Steffani Jemison: Maniac Chase, Escaped Lunatic, and Personal
Steffani Jemison’s videos Maniac Chase (2008-2009) and Escaped Lunatic (2010-2011) present interwoven narratives composed of repetitious actions enacted by a group of actors that move through Houston’s outer wards and urban public spaces. Personal (2014) portrays three actors who each move forward and backward within the urban landscapes of Brooklyn, creating an altered space in time in which chronology, duration, and distance are conflated. All three works engage a compound political critique of urban space and architecture.
Support for the RISD Museum provided in part by a grant from the Rhode Island State Council on the Arts (RISCA), through an appropriation by the Rhode Island General Assembly, a grant from the National Endowment for the Arts, and private funders.
Steffani Jemison’s videos Maniac Chase (2008–2009), Escaped Lunatic (2010–2011), and Personal (2014) use common styles of choreography and film and video production in uncommon ways. The works manipulate chronology, duration, and character psychology to create visual and narrative metaphors for the contemporary Black American experience, and for perceived and actual social progress.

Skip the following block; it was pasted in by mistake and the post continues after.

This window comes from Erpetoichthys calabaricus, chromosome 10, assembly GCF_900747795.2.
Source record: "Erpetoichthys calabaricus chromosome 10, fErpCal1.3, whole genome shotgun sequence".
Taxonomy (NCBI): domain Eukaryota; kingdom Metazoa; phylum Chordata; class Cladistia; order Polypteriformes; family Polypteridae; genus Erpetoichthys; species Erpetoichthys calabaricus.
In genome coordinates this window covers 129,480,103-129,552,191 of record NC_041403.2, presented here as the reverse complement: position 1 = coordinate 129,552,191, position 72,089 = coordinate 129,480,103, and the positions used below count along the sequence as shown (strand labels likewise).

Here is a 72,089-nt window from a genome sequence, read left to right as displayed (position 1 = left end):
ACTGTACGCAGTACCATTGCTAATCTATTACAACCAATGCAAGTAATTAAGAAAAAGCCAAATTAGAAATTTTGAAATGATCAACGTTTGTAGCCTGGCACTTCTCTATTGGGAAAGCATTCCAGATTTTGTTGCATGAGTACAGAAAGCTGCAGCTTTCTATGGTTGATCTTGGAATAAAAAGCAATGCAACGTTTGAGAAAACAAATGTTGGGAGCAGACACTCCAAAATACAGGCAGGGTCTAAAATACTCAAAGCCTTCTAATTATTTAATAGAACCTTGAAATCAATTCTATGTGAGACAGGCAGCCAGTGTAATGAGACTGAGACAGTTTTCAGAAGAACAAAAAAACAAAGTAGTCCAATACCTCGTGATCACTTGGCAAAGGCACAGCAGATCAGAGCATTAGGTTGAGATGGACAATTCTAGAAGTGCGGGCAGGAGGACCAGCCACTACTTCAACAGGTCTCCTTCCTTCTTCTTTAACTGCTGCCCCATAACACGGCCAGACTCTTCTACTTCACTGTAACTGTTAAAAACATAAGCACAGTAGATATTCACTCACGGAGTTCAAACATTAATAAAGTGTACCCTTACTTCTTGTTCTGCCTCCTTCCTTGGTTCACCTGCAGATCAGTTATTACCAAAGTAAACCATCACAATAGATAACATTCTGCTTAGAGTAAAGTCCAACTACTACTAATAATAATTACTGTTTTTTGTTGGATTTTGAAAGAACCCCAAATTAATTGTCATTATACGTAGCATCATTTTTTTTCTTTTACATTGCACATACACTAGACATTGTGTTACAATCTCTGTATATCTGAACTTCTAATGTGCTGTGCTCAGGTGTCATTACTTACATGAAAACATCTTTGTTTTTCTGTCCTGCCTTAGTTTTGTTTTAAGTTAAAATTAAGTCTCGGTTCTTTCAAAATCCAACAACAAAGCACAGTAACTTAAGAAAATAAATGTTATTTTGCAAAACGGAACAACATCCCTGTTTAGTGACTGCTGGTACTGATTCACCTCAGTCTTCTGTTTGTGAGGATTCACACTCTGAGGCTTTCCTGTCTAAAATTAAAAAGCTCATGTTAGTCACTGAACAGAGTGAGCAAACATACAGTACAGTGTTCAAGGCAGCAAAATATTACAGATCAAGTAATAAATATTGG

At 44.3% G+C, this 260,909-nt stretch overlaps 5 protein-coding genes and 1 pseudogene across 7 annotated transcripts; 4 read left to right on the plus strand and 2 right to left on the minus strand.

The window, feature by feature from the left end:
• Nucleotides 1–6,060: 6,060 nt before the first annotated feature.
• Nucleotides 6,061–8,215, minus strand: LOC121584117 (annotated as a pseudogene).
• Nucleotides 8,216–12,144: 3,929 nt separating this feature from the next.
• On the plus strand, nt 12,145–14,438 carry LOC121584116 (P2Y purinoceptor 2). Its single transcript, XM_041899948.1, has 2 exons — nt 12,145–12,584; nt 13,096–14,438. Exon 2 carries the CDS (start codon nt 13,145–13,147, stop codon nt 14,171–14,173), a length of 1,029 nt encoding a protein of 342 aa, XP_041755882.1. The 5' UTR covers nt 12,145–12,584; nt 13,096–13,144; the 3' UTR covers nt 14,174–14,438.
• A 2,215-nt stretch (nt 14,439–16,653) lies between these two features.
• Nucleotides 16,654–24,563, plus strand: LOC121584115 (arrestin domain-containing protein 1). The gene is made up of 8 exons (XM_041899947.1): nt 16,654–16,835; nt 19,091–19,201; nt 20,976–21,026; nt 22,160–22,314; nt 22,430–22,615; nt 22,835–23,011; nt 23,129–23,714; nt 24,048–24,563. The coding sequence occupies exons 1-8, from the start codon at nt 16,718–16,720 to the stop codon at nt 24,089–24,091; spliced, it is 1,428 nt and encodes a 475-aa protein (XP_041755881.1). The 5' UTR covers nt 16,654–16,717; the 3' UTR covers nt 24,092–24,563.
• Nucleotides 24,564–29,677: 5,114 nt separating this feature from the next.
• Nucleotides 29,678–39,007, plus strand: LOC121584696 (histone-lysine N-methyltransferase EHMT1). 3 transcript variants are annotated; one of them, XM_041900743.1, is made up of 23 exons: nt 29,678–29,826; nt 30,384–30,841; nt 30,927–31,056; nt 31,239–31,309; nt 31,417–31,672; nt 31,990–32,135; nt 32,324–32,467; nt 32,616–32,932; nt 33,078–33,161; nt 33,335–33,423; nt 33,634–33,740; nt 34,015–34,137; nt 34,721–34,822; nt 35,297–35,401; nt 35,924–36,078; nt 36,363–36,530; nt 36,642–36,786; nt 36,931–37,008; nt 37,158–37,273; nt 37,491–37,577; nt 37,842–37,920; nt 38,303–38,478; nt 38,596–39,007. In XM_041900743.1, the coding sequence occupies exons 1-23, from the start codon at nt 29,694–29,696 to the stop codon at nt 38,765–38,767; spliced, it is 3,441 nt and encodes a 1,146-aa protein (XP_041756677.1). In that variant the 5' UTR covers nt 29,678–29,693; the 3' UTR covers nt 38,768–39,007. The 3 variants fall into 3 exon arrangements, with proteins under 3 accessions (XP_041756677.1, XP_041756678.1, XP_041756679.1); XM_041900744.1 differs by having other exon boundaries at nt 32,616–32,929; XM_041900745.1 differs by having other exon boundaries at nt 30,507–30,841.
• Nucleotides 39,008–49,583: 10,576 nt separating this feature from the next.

Maniac Chase and Escaped Lunatic were created in response to Jemison’s study of the chase genre, which originated in the first decade of 20th-century film. Both videos use repetition and subtle differences in action and shooting styles to depict a series of vignettes in which identically dressed individuals chase one another through urban landscapes.
Personal employs similar editorial and stylistic devices—static camera shots, long-duration single shots, and nuanced ambient sounds—subtly and at times obliquely pushing these conventions to disorient the viewer’s sense of time, place, and subject.
Steffani Jemison (American, b. 1981) lives and works in Brooklyn, New York. She uses time-based, photographic, and discursive platforms to examine “progress” and its alternatives.